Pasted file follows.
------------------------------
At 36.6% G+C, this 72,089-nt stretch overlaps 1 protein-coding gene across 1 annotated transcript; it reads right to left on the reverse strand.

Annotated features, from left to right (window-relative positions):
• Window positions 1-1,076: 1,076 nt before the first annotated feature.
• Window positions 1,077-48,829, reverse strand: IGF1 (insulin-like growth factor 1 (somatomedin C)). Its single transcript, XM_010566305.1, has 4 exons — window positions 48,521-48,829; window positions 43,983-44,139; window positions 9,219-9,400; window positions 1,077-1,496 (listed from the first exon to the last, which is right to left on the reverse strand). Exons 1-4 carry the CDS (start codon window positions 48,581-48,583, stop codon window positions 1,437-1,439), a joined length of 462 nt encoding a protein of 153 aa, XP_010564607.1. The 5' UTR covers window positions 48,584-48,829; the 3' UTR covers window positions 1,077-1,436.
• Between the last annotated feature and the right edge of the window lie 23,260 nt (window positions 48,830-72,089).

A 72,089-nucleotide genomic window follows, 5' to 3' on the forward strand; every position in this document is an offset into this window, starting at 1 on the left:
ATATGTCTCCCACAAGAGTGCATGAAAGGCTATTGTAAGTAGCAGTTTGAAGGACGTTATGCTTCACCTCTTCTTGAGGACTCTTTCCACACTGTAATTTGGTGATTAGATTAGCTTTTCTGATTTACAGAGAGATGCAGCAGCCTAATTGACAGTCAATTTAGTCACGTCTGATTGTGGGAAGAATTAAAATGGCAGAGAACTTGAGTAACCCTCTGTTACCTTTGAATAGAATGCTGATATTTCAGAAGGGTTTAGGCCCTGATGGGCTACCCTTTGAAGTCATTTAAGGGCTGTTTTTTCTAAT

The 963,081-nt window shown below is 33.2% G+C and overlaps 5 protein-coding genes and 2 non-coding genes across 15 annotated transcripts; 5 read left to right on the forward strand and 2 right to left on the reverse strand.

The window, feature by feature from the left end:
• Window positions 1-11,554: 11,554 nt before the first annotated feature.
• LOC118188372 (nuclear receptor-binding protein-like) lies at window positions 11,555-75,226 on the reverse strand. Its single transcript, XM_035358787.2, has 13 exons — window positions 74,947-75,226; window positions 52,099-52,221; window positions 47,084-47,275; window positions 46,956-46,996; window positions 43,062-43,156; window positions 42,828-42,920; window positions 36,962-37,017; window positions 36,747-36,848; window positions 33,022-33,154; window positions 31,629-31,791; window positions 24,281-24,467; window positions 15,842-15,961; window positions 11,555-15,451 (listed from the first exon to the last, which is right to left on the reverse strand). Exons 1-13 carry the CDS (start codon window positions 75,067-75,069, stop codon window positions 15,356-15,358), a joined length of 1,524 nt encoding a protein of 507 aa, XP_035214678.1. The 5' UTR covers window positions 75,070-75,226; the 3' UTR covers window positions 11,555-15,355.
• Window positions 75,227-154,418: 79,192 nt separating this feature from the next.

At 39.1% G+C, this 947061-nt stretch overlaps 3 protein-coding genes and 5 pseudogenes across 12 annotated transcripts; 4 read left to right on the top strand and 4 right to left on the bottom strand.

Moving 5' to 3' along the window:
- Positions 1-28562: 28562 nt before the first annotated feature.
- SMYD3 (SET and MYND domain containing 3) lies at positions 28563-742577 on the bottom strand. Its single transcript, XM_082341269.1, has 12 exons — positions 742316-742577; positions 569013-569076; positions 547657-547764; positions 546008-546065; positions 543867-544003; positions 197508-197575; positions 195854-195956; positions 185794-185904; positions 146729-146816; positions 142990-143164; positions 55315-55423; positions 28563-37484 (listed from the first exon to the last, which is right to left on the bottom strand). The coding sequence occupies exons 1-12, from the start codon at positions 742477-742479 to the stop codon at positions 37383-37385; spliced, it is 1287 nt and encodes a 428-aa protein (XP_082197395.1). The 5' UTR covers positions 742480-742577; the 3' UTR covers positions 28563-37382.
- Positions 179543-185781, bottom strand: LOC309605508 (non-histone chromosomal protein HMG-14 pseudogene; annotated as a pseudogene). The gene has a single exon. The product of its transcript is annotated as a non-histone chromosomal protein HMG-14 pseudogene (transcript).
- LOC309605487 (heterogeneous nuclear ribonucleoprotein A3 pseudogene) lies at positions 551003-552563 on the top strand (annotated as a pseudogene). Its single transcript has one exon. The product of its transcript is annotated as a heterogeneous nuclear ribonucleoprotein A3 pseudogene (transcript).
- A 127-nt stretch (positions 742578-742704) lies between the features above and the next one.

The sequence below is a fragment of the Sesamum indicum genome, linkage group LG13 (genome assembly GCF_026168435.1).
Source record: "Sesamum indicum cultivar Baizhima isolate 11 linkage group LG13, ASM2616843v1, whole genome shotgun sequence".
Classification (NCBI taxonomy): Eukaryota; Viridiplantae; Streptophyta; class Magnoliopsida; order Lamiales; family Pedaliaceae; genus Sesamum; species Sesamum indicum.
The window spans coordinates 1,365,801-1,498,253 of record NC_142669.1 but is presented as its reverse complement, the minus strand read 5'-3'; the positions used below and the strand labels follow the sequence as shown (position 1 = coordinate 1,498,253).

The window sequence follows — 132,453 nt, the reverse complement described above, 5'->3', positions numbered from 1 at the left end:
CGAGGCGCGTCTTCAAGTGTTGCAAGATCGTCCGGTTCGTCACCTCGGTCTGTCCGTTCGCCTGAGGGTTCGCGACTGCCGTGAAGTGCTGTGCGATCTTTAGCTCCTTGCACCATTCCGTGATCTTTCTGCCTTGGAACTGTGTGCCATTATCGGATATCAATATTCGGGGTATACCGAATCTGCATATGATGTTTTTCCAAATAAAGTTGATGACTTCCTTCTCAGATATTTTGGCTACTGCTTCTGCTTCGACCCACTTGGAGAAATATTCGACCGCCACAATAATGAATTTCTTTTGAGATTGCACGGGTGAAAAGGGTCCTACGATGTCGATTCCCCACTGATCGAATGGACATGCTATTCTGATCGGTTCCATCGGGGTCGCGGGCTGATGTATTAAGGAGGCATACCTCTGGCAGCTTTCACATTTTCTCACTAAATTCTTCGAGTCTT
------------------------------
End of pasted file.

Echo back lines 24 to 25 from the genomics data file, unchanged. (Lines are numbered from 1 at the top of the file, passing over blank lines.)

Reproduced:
The window sequence follows — 132,453 nt, the reverse complement described above, 5'->3', positions numbered from 1 at the left end:
CGAGGCGCGTCTTCAAGTGTTGCAAGATCGTCCGGTTCGTCACCTCGGTCTGTCCGTTCGCCTGAGGGTTCGCGACTGCCGTGAAGTGCTGTGCGATCTTTAGCTCCTTGCACCATTCCGTGATCTTTCTGCCTTGGAACTGTGTGCCATTATCGGATATCAATATTCGGGGTATACCGAATCTGCATATGATGTTTTTCCAAATAAAGTTGATGACTTCCTTCTCAGATATTTTGGCTACTGCTTCTGCTTCGACCCACTTGGAGAAATATTCGACCGCCACAATAATGAATTTCTTTTGAGATTGCACGGGTGAAAAGGGTCCTACGATGTCGATTCCCCACTGATCGAATGGACATGCTATTCTGATCGGTTCCATCGGGGTCGCGGGCTGATGTATTAAGGAGGCATACCTCTGGCAGCTTTCACATTTTCTCACTAAATTCTTCGAGTCTT